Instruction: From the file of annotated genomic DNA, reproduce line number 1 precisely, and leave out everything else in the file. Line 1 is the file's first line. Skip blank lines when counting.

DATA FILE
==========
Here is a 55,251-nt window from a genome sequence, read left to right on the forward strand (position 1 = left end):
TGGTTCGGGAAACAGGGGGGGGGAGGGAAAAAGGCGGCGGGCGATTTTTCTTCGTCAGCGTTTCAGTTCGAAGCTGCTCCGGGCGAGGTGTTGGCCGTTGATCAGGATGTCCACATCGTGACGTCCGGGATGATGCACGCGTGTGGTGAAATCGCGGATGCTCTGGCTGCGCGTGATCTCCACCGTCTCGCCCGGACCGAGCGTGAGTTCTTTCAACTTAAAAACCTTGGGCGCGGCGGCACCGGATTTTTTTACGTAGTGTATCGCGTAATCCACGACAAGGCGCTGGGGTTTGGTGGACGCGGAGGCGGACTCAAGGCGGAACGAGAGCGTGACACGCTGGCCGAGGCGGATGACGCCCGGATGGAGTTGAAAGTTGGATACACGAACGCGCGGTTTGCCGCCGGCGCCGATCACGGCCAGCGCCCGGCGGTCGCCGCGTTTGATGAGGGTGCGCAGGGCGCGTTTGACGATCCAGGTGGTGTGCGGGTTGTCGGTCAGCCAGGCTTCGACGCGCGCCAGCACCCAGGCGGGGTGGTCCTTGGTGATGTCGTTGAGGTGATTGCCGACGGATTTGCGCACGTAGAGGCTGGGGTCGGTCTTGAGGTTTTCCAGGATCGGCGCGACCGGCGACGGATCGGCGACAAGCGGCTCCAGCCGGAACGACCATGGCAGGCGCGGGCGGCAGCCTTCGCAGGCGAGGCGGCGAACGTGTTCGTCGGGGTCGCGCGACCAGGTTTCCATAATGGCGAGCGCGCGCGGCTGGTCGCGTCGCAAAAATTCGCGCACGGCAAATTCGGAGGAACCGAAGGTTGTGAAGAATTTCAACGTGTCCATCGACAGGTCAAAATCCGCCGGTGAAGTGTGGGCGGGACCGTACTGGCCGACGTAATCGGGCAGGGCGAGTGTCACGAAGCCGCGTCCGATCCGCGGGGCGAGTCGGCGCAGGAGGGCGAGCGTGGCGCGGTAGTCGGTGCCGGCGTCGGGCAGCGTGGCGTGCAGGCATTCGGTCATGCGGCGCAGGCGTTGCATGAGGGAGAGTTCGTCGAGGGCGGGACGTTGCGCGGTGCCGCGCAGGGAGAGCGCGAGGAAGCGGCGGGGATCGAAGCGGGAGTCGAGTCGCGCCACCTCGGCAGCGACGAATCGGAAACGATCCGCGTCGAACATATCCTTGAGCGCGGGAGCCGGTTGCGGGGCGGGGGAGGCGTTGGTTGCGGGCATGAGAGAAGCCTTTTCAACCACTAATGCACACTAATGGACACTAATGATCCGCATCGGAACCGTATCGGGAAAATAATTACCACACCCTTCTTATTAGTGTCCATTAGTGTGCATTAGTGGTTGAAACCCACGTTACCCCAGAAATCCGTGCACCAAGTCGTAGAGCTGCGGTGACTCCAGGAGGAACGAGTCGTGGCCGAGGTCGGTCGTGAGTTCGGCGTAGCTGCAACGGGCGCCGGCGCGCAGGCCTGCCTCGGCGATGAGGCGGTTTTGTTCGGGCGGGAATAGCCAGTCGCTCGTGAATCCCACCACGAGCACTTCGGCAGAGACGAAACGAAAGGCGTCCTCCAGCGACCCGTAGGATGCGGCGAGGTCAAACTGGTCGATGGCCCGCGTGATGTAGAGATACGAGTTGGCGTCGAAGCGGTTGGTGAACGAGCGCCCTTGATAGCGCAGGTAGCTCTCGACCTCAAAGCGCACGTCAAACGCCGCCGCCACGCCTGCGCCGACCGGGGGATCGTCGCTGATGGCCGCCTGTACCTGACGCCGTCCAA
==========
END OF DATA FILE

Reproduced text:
Here is a 55,251-nt window from a genome sequence, read left to right on the forward strand (position 1 = left end):